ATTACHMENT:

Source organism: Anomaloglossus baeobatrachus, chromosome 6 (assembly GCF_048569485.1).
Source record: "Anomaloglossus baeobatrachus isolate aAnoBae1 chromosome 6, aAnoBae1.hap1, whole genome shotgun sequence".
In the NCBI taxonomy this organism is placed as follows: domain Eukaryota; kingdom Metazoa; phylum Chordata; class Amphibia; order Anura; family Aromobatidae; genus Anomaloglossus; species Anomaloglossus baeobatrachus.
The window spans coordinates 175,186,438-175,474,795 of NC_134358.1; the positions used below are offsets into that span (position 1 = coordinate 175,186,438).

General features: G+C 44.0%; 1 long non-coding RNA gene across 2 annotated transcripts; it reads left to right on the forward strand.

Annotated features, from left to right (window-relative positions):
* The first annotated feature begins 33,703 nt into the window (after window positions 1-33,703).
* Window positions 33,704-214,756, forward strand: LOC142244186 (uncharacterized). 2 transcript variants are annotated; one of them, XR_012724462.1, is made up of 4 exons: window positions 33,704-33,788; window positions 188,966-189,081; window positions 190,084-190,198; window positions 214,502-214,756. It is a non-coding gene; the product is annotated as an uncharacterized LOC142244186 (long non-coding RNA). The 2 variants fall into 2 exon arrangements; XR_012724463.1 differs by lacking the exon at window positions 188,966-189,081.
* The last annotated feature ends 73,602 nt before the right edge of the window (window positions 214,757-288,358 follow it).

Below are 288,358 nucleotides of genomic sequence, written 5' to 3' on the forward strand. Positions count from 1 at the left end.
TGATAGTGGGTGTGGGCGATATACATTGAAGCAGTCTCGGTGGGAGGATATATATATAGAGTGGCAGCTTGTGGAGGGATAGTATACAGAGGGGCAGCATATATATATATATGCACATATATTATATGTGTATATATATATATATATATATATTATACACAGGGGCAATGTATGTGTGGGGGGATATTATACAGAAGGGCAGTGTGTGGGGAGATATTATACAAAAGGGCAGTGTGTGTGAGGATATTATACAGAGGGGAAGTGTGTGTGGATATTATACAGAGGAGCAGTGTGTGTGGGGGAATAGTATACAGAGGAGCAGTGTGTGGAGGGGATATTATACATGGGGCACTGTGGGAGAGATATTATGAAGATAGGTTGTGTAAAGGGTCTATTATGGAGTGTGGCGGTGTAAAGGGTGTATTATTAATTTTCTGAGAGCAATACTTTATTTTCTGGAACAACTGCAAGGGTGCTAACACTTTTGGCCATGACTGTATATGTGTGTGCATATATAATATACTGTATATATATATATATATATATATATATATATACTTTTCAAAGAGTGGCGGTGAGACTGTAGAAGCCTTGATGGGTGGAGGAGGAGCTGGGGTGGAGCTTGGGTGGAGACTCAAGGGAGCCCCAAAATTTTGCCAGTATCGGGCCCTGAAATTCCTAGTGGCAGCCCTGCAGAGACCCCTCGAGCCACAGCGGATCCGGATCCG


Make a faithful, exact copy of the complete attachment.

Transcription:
Source organism: Anomaloglossus baeobatrachus, chromosome 6 (assembly GCF_048569485.1).
Source record: "Anomaloglossus baeobatrachus isolate aAnoBae1 chromosome 6, aAnoBae1.hap1, whole genome shotgun sequence".
In the NCBI taxonomy this organism is placed as follows: domain Eukaryota; kingdom Metazoa; phylum Chordata; class Amphibia; order Anura; family Aromobatidae; genus Anomaloglossus; species Anomaloglossus baeobatrachus.
The window spans coordinates 175,186,438-175,474,795 of NC_134358.1; the positions used below are offsets into that span (position 1 = coordinate 175,186,438).

General features: G+C 44.0%; 1 long non-coding RNA gene across 2 annotated transcripts; it reads left to right on the forward strand.

Annotated features, from left to right (window-relative positions):
* The first annotated feature begins 33,703 nt into the window (after window positions 1-33,703).
* Window positions 33,704-214,756, forward strand: LOC142244186 (uncharacterized). 2 transcript variants are annotated; one of them, XR_012724462.1, is made up of 4 exons: window positions 33,704-33,788; window positions 188,966-189,081; window positions 190,084-190,198; window positions 214,502-214,756. It is a non-coding gene; the product is annotated as an uncharacterized LOC142244186 (long non-coding RNA). The 2 variants fall into 2 exon arrangements; XR_012724463.1 differs by lacking the exon at window positions 188,966-189,081.
* The last annotated feature ends 73,602 nt before the right edge of the window (window positions 214,757-288,358 follow it).

Below are 288,358 nucleotides of genomic sequence, written 5' to 3' on the forward strand. Positions count from 1 at the left end.
TGATAGTGGGTGTGGGCGATATACATTGAAGCAGTCTCGGTGGGAGGATATATATATAGAGTGGCAGCTTGTGGAGGGATAGTATACAGAGGGGCAGCATATATATATATATGCACATATATTATATGTGTATATATATATATATATATATATTATACACAGGGGCAATGTATGTGTGGGGGGATATTATACAGAAGGGCAGTGTGTGGGGAGATATTATACAAAAGGGCAGTGTGTGTGAGGATATTATACAGAGGGGAAGTGTGTGTGGATATTATACAGAGGAGCAGTGTGTGTGGGGGAATAGTATACAGAGGAGCAGTGTGTGGAGGGGATATTATACATGGGGCACTGTGGGAGAGATATTATGAAGATAGGTTGTGTAAAGGGTCTATTATGGAGTGTGGCGGTGTAAAGGGTGTATTATTAATTTTCTGAGAGCAATACTTTATTTTCTGGAACAACTGCAAGGGTGCTAACACTTTTGGCCATGACTGTATATGTGTGTGCATATATAATATACTGTATATATATATATATATATATATATATATATACTTTTCAAAGAGTGGCGGTGAGACTGTAGAAGCCTTGATGGGTGGAGGAGGAGCTGGGGTGGAGCTTGGGTGGAGACTCAAGGGAGCCCCAAAATTTTGCCAGTATCGGGCCCTGAAATTCCTAGTGGCAGCCCTGCAGAGACCCCTCGAGCCACAGCGGATCCGGATCCG